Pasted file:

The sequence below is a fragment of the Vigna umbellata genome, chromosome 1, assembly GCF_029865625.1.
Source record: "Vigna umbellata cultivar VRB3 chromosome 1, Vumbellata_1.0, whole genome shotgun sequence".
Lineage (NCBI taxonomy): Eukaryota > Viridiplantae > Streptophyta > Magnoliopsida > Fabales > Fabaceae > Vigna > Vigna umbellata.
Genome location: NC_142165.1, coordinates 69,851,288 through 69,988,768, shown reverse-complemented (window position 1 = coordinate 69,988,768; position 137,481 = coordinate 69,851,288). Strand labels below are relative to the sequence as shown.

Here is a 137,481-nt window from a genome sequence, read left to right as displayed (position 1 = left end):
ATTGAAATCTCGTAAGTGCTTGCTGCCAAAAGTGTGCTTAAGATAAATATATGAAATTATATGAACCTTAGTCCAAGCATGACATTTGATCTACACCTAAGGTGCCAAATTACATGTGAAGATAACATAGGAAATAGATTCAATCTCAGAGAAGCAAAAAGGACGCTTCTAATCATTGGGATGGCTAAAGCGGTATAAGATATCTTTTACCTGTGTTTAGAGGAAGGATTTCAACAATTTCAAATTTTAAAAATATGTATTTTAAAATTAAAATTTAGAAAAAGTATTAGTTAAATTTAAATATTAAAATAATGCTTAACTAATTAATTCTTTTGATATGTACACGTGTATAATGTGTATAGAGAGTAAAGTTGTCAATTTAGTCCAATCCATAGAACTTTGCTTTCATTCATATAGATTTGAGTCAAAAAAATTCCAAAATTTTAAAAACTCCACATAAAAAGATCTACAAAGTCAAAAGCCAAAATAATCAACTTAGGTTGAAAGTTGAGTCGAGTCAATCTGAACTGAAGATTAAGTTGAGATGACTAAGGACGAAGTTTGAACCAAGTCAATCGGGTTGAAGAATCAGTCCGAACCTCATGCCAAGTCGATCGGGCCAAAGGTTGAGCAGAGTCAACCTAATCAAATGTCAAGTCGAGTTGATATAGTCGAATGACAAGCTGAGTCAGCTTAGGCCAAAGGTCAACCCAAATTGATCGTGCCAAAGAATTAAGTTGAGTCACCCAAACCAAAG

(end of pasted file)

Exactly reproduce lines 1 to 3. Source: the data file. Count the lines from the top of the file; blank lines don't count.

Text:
The sequence below is a fragment of the Vigna umbellata genome, chromosome 1, assembly GCF_029865625.1.
Source record: "Vigna umbellata cultivar VRB3 chromosome 1, Vumbellata_1.0, whole genome shotgun sequence".
Lineage (NCBI taxonomy): Eukaryota > Viridiplantae > Streptophyta > Magnoliopsida > Fabales > Fabaceae > Vigna > Vigna umbellata.